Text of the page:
Illustration by Davide Bonazzi
Americans are tired of AIDS. On a Monday and Tuesday in September, the AIDS Memorial Quilt was displayed on New York’s Governors Island (could there be a less convenient time or place?), and perhaps 20 of us, all long-term survivors, wandered the voids separating blocks of patchwork, lost in thought, until a slow-moving cyclist eyeing the panels blew a whistle to get us out of his way.
AIDS continues to characterize the lives of many of us. It buried our youth under a garbage heap of grief, terror, medical equipment, and funeral arrangements. It is in us — the virus, yes, but more to the point, the memory of what it did.
Our youth was spent catering to the intimate physical and emotional needs of dying loved ones — men and women with emaciated, ashen bodies rotted by cancers that medical professionals hadn’t seen for centuries; with lesions, tumors, and weeping wounds for which no amount of gauze was sufficient. We stood in showers, supporting bodies that buckled like marionettes as we washed them. We clasped their hands, comforted them, and joined them in their confusion, humiliation, and sadness. We held on to the possibility — tried to breathe air into it, for them and for ourselves — that ahead of us, in the next life perhaps, there might be something other than anguish.
And all the while, we were fighting to stay alive ourselves.
Now, like veterans of an unpopular war, we sense that people want to eradicate these experiences from their memory. Civilians once again, we’re faced with crushing debt, piles of insurance documents, and collection notices from doctors whose names we don’t recognize.
Landing a job well-paying enough to topple those piles and cover present-day expenses is nearly impossible, especially for a sexagenarian with a 20-year gap in his résumé, who’s competing against a 30-year-old. There are also medication side effects to consider: thinning bones, heart disease (or heart attack, in my case, at age 43), and perhaps most frightening, the emerging reality of early-onset cognitive deterioration. (Our minds are going?) Guinea pigs, we wonder what heretofore unimagined surprises might result from swallowing dose after dose of newly created toxins. Tails?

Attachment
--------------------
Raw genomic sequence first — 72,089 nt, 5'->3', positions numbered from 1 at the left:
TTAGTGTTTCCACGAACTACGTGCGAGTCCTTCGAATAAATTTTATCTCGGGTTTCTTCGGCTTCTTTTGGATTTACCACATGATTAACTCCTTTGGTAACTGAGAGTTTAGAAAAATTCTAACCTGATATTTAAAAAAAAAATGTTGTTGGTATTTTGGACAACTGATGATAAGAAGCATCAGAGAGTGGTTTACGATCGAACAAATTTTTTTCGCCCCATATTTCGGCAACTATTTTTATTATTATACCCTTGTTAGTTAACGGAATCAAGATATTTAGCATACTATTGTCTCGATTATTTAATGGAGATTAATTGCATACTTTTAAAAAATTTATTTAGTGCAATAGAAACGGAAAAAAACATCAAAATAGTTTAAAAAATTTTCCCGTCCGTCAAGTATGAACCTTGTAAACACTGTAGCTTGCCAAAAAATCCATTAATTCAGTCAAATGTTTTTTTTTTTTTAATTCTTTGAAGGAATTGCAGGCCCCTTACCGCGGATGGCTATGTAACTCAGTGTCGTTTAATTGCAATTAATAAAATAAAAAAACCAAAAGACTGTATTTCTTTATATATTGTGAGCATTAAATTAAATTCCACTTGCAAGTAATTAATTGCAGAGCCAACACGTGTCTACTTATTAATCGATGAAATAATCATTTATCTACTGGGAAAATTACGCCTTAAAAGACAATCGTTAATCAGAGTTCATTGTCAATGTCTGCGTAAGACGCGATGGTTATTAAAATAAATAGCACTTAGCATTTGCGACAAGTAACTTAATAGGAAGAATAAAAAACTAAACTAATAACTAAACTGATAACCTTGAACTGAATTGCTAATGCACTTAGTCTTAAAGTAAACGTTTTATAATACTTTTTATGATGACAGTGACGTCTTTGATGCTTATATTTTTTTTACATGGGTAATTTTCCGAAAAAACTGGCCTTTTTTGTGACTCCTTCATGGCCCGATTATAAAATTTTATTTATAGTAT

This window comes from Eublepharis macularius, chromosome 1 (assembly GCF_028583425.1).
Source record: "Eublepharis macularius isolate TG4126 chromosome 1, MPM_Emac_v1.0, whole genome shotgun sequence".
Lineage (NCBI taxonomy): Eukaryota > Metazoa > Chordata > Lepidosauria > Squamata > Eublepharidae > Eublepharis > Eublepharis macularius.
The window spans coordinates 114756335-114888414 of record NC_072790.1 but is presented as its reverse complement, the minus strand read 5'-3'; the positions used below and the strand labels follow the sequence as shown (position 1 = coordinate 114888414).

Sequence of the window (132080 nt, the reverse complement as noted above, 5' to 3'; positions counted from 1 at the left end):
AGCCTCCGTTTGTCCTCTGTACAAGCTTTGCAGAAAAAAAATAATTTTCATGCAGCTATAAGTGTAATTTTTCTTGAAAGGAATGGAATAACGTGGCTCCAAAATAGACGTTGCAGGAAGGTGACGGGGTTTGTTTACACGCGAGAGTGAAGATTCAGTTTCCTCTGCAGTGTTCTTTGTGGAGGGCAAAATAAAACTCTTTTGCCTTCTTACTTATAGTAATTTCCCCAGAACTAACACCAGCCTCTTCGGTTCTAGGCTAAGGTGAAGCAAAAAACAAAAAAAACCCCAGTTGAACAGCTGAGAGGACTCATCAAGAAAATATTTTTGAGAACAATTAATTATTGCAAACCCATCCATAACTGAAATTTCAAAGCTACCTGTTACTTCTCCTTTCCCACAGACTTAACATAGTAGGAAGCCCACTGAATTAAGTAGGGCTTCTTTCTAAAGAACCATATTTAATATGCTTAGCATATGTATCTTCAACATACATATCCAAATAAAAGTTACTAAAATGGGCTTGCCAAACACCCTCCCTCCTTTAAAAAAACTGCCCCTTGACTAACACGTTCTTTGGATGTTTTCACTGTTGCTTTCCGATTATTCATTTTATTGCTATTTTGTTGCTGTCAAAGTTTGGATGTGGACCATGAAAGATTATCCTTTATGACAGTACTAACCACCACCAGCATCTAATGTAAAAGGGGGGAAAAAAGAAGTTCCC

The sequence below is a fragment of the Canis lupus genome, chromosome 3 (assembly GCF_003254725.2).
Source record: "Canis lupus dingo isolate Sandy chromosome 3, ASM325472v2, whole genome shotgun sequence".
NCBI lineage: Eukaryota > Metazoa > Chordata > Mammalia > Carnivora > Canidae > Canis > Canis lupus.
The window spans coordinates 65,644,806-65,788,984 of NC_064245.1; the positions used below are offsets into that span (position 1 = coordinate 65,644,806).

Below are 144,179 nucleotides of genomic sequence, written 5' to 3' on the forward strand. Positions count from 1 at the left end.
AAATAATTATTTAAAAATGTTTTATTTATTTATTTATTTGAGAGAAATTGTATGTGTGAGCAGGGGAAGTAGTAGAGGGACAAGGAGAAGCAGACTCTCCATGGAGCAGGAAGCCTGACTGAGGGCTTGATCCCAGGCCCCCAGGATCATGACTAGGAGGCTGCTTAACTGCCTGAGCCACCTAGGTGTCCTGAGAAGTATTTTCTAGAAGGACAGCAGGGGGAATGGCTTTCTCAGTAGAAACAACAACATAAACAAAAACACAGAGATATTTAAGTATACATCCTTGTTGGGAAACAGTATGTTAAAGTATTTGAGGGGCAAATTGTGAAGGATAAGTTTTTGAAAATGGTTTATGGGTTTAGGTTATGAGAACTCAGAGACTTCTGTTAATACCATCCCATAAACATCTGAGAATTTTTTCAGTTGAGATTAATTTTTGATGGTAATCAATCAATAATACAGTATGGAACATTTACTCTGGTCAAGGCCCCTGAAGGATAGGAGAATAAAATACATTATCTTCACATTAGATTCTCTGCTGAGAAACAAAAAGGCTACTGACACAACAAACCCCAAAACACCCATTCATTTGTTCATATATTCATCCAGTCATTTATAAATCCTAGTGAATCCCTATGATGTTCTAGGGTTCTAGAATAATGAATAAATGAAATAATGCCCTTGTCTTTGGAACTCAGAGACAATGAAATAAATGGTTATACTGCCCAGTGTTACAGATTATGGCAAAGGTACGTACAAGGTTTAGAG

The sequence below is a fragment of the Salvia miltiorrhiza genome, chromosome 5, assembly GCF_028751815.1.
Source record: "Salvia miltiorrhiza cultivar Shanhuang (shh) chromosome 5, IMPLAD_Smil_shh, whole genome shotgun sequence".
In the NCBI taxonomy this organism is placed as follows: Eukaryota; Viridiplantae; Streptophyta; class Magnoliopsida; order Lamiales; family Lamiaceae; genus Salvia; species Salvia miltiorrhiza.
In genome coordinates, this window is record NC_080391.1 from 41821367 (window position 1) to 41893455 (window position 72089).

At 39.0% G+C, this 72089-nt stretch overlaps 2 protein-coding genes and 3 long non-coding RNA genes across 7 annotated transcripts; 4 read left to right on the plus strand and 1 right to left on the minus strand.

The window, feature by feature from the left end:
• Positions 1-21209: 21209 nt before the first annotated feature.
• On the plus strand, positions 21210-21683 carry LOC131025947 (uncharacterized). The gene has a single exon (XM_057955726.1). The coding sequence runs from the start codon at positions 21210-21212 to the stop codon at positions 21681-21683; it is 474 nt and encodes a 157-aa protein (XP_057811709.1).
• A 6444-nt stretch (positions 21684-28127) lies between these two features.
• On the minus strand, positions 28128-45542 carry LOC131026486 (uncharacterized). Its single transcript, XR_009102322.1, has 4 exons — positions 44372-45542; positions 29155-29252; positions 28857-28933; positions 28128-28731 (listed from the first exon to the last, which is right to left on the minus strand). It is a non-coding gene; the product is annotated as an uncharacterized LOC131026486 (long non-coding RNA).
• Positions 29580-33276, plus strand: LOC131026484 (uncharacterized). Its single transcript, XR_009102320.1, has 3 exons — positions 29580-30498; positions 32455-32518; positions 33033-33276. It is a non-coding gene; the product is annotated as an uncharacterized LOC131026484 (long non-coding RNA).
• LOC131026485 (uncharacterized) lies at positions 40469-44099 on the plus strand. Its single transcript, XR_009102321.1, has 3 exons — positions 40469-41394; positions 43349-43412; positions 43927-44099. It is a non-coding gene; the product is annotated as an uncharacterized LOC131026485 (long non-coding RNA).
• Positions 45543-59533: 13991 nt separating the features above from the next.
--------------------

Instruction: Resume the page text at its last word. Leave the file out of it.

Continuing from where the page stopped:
In contrast, we see a younger generation whose lives seem accompanied by a St. Vincent soundtrack, the lyrics to which might be, “Let’s fall in love, get married, have a baby. We’ll call it Selfie.” (A selfie would have held little appeal for us: Hollow cheeks and purple blotches don’t evoke thoughts of posterity.) As witnesses to the possibilities inherent in being young and gay today — part of a group for whom “St. Vincent” arouses an urge to dance, not melancholic memories of a hospital (now luxe condos) — we view the young with envy. No reasonable person begrudges them their freedom or lightness, but many of us do mourn an experience we never had, or had briefly, only to lose it with an abruptness so stunning it felt like punishment for presuming we deserved it at all.
Yet ugly as AIDS is, it’s also created something extraordinarily beautiful: community. Perhaps because society didn’t seem to care about, or was even quietly approving of, our situation, we came together. We helped one another up the mountain, extending hands to assist the faltering. Tragedy forced us to recognize how valiant and dignified we are, how capable we are of setting aside what doesn’t matter (status, power, money, vanity) in service of what does (love). These are invaluable lessons, but hard-won and heavy to hold. We’ve reached the summit, but it is a sparsely populated, sometimes lonely place. Looking out, we glimpse lower peaks populated by younger people, who in their less arduous ascent collected, and now enjoy, many of the things we had to leave behind: relationships, linear careers, healthy bodies. Waving to them, we shout that we made it, but our voices won’t bridge the gap. And they don’t look up.
An extra 20 or 30 years of life is both a gift and a curse. Many of us can’t help but wonder, Why did I fight so hard to get here? Answers are being found at organizations like Friends in Deed — the Crisis Center for Life-Threatening Illness, in New York City (FriendsIndeed.org), and Let’s Kick ASS (AIDS Survivor Syndrome), in San Francisco (LetsKickASS.org). In these groups we discover that AIDS robbed us of our youth, but also gave us wisdom, engendered compassion, and taught us what it is to love and be loved. It prepped us for a new journey. Hands are extended.